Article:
AFRICAN-AMERICANS AND HEALTH REFORM:


AFRICAN-AMERICANS AND HEALTH REFORM:

Summary of Overall African American Statistics:

* Nearly one in five African Americans (19%) is without health care insurance. 
* African Americans in general spend a higher percentage of their income on health care costs compared to their white counterparts (16.5% vs. 12.2%).  However despite spending a larger share of their income on medical care, African Americans face continuing health care disparities. 
* African Americans also tend to reside in areas without hospitals or hospitals that have limited resources and may affect the quality care they offer.  This is particularly a problem for hospitals in predominately African American communities where Medicaid reimbursements are low, charity cares is higher, and there is a shortage of health care providers who find it more difficult to maintain a practice.
* African Americans suffer from higher percentages of chronic diseases such as heart disease, kidney disease and diabetes which are perpetuated by a lack of access to quality care.  Currently, 48% of African American adults suffer from a chronic disease compared to 39% of the general population.  Lowering health insurance costs increases availability to care and can help reduce chronic illnesses over the long term.

African Americans and Disease (from HHS report):

* Higher Rates of Disease:  Racial and ethnic minorities have high rates of debilitating disease such as obesity, cancer, diabetes, and AIDS.  One of the most glaring disparities is apparent in the African American community, where 48% of adults suffer from a chronic disease compared to 39% of the general population.
* Obesity:  Obesity is debilitating and is often a catalyst to chronic disease.  Seven out of 10 African Americans ages 18 to 64 are obese or overweight, and African Americans are 15% more likely to suffer from obesity than Whites.
* Cancer:  African Americans are more likely to develop and die from cancer than any other racial or ethnic group.  African American men are 50% more likely than Whites to have prostate cancer and are more likely than any other racial group to suffer from colorectal cancer.  
* Diabetes:  Fifteen percent of African Americans suffer from adult onset diabetes.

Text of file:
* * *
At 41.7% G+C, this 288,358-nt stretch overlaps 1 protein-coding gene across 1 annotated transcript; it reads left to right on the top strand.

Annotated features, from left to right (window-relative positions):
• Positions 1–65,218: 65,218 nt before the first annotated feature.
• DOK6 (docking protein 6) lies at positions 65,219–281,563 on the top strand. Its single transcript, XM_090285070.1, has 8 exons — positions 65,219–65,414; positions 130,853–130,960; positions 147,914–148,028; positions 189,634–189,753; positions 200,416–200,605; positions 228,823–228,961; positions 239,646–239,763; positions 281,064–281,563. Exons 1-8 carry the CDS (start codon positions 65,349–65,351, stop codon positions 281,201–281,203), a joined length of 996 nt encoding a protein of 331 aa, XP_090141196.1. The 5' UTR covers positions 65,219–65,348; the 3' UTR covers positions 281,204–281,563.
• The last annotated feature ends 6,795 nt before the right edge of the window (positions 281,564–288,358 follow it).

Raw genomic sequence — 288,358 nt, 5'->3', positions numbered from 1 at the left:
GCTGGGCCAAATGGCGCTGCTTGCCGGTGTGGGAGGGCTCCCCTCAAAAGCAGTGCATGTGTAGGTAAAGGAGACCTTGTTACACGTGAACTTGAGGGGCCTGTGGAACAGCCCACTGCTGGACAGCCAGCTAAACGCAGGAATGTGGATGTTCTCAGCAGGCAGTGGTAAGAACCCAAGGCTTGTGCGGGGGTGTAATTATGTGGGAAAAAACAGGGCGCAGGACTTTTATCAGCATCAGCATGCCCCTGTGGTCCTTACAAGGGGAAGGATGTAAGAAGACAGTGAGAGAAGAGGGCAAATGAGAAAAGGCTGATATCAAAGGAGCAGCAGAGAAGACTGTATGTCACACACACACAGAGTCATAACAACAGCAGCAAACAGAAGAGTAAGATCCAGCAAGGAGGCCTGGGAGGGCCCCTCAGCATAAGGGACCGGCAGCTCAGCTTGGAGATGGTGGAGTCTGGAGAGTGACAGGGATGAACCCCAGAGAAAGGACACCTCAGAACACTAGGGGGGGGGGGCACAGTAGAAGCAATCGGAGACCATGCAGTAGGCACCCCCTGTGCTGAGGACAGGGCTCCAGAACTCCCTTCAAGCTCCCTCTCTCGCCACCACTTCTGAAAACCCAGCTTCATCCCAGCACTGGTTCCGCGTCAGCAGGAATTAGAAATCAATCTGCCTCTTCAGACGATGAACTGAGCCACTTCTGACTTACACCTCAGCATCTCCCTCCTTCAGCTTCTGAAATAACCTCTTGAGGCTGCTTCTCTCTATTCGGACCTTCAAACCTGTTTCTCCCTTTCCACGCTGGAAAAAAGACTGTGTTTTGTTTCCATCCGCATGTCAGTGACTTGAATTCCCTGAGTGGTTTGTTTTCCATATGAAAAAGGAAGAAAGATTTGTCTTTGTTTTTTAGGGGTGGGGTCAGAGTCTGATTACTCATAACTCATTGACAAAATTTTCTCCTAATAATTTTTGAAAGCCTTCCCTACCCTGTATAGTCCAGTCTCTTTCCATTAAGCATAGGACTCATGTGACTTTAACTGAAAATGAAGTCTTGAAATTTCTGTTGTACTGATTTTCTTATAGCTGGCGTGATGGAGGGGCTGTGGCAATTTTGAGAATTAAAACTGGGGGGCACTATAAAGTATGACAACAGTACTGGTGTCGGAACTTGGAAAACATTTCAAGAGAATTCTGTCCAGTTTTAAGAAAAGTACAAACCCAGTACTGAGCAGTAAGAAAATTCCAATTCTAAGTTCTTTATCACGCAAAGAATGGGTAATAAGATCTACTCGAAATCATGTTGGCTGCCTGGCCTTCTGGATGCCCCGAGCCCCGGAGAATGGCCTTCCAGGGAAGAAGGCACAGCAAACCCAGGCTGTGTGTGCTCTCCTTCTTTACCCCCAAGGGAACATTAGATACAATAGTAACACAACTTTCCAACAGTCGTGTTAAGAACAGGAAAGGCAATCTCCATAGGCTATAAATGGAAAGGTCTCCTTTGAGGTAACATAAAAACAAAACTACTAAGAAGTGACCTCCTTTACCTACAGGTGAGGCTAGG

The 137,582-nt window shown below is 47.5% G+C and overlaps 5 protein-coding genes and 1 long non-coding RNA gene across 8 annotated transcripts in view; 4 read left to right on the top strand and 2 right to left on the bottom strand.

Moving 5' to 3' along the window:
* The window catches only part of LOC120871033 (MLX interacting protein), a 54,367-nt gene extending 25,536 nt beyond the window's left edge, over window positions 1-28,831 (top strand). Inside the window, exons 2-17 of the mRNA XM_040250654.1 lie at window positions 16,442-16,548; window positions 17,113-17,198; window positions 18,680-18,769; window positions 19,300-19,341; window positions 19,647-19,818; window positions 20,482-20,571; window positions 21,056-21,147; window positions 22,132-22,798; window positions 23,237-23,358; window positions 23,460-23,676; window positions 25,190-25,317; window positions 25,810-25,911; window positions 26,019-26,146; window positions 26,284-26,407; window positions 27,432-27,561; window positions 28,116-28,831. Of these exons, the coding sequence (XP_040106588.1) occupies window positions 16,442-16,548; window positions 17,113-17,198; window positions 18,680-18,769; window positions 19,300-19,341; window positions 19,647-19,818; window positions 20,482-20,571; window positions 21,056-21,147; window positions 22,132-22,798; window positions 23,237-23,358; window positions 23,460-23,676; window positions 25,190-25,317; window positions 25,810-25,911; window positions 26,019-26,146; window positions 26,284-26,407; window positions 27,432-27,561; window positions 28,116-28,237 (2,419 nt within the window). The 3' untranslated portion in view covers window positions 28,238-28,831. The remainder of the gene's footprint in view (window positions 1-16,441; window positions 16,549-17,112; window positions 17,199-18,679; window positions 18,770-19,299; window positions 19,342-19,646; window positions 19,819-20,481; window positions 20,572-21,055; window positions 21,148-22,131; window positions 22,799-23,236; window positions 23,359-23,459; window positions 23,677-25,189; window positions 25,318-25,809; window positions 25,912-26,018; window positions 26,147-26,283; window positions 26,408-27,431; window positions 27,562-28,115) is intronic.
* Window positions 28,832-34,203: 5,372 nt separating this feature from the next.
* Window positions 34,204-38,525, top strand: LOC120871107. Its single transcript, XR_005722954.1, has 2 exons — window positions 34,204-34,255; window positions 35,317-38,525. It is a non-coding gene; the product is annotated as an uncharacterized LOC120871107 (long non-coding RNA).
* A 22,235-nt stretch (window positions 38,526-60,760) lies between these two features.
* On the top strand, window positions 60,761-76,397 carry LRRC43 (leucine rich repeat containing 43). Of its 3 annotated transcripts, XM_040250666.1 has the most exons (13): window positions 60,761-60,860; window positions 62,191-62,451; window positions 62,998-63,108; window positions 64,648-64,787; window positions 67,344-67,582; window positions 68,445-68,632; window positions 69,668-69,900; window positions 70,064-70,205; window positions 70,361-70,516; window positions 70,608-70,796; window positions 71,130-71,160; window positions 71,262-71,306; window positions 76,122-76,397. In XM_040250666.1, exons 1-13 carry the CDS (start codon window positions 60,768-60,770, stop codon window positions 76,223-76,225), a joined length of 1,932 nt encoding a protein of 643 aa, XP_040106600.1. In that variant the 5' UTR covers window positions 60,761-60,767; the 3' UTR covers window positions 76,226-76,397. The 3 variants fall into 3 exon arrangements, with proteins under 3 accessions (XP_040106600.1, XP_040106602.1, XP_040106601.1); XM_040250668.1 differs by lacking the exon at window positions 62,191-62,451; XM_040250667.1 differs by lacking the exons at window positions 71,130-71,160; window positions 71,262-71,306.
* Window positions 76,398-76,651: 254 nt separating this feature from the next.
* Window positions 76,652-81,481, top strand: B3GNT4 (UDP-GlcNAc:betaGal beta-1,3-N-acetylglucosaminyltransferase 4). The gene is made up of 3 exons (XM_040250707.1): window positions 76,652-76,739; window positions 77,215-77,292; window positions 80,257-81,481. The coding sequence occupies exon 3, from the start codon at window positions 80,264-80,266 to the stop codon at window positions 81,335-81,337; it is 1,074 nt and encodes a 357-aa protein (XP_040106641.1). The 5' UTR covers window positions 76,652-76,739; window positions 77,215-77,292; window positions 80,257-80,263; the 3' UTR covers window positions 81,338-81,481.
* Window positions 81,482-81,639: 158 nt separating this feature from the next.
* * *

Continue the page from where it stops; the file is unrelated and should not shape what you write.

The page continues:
* HIV/AIDS:  HIV bears witness to the most extreme disparity in chronic disease.  African Americans experience new HIV infections at seven times the rate of whites.

* Reduced Access to Care:  Access to quality care is vital to overall health and wellness, and health insurance plays a key role.  In the United States, racial and ethnic minorities and low-income populations experience serious disparities in rates of health insurance and access to health care.
* Health Insurance:  Just under one in five African Americans is uninsured.  In comparison, only about one in eight Whites lacks health insurance.  Four in 10 low-income Americans do not have health insurance, and half of the nearly 46 million uninsured people in the United States are poor.  In contrast, 94% of upper-income Americans have health insurance.  About one-third of the uninsured have a chronic disease, and they are six times less likely to receive care for a health problem than the insured. 
* Lack of a Primary Care Provider and Usual Source of Care:  A primary care provider and a facility where a person receives regular care can substantially improve health outcomes.  However more than a quarter of African Americans do not have a regular doctor, compared with only one-fifth of Whites.
* Communication with a Health Care Provider:  Poor communication with health care providers results in a host of problems including less access to preventive care and higher rates of re-hospitalization.  Asian Americans, African Americans, and Hispanics all reported having poor communications with their doctor more often than Whites.